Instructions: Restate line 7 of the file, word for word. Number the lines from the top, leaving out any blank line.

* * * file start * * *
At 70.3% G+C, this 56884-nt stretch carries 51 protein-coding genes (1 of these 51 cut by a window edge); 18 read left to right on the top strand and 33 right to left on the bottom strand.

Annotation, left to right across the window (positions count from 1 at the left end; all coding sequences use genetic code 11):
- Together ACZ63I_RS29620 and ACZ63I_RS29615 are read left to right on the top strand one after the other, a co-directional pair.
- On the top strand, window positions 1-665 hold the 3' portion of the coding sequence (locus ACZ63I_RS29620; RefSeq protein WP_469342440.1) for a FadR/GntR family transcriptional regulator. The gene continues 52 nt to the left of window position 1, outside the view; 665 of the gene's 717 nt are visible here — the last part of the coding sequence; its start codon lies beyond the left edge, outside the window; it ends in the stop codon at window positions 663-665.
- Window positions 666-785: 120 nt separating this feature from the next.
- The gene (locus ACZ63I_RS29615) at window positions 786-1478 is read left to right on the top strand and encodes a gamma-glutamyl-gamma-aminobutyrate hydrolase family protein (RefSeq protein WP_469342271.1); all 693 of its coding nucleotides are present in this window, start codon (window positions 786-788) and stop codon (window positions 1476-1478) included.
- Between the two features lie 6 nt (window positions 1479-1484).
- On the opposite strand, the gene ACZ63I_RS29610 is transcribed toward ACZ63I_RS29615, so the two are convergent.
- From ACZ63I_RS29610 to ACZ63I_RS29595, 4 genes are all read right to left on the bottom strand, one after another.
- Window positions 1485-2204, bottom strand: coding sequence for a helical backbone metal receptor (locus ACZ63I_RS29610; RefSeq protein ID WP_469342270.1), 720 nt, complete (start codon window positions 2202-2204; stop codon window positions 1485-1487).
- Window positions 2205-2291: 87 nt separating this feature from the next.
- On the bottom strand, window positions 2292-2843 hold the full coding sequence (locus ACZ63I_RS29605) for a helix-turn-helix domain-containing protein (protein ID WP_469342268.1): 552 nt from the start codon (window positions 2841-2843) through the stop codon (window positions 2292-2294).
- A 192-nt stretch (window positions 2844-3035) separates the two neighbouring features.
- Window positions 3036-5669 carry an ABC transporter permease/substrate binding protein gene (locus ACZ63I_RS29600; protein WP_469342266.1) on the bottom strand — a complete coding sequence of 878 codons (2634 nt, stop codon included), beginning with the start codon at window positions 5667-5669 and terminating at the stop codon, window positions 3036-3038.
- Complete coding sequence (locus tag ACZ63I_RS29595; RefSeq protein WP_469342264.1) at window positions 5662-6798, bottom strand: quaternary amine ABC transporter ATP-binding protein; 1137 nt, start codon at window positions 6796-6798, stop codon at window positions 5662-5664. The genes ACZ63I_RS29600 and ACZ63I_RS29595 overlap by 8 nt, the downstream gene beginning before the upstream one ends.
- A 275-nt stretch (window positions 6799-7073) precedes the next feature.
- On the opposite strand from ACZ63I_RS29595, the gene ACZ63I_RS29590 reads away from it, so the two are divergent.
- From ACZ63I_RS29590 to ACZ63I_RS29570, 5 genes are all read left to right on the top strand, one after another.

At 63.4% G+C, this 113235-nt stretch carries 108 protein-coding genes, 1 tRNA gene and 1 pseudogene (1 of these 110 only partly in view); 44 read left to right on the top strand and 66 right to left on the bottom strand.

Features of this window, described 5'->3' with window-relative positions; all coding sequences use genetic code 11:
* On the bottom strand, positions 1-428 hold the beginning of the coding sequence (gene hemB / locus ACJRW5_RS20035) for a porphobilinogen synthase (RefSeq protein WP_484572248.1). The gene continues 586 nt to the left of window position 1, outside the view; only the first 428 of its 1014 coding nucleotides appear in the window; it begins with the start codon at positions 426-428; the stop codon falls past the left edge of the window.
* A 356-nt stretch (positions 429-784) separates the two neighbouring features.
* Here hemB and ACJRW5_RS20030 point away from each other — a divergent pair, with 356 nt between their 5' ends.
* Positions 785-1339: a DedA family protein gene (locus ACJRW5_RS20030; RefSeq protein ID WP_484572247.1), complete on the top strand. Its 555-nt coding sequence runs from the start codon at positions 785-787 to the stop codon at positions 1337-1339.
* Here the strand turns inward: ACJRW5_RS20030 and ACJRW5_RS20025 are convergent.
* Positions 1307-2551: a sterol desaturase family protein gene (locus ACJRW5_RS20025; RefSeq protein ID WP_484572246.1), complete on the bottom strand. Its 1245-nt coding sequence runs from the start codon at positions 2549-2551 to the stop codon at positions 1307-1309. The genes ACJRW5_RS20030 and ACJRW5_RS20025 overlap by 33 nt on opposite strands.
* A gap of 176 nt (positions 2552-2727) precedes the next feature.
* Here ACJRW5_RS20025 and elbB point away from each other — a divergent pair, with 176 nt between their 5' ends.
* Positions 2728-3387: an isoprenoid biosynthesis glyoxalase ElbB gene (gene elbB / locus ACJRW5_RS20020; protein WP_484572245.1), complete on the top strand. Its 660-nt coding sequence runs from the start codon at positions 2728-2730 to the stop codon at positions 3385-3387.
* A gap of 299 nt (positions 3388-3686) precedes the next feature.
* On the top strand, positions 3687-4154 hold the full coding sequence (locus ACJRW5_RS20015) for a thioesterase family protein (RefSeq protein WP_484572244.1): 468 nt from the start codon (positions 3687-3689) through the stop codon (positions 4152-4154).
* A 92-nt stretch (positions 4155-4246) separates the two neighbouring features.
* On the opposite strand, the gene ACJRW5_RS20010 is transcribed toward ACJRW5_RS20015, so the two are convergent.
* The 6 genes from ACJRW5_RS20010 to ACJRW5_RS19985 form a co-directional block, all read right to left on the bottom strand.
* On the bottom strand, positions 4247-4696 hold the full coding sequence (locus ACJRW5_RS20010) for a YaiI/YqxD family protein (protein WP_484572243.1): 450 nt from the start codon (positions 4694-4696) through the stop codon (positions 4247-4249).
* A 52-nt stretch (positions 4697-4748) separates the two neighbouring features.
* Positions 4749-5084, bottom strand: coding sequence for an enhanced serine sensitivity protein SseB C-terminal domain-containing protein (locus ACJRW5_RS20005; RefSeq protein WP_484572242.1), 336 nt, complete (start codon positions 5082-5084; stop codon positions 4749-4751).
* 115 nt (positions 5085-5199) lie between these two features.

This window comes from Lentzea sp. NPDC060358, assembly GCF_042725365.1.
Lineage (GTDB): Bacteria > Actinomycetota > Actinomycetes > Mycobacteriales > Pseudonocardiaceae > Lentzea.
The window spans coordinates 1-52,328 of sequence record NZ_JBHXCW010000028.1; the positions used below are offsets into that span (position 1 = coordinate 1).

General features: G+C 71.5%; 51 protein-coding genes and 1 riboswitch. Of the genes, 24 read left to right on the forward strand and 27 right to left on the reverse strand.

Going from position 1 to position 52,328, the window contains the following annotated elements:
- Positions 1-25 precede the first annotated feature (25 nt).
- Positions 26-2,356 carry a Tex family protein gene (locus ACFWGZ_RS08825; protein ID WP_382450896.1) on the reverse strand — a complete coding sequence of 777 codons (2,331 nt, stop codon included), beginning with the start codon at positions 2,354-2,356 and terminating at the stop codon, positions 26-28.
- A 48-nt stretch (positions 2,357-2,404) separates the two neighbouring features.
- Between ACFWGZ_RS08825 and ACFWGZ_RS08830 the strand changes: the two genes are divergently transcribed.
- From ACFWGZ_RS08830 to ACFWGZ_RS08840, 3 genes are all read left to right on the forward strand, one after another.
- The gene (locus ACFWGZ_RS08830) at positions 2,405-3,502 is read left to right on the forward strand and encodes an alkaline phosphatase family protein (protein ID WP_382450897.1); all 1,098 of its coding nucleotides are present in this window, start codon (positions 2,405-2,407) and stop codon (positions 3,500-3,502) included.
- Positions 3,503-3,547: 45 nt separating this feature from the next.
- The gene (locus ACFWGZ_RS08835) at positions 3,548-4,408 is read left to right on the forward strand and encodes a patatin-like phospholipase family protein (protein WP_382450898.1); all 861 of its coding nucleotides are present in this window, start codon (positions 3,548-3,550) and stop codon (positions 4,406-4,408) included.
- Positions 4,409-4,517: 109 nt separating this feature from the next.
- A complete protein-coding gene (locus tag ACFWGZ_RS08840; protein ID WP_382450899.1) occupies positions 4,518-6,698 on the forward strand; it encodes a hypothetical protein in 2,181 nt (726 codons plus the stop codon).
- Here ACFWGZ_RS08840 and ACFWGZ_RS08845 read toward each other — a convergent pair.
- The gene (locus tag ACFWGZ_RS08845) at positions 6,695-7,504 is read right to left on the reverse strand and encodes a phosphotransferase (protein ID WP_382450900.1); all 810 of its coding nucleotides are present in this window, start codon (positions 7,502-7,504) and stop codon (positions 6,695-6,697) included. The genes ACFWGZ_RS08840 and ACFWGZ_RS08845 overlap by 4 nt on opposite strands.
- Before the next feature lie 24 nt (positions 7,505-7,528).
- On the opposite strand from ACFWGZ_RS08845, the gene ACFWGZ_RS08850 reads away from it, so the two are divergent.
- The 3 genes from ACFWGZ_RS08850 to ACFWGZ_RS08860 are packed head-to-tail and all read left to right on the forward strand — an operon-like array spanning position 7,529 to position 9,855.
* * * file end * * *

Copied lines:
- Between the two features lie 6 nt (window positions 1479-1484).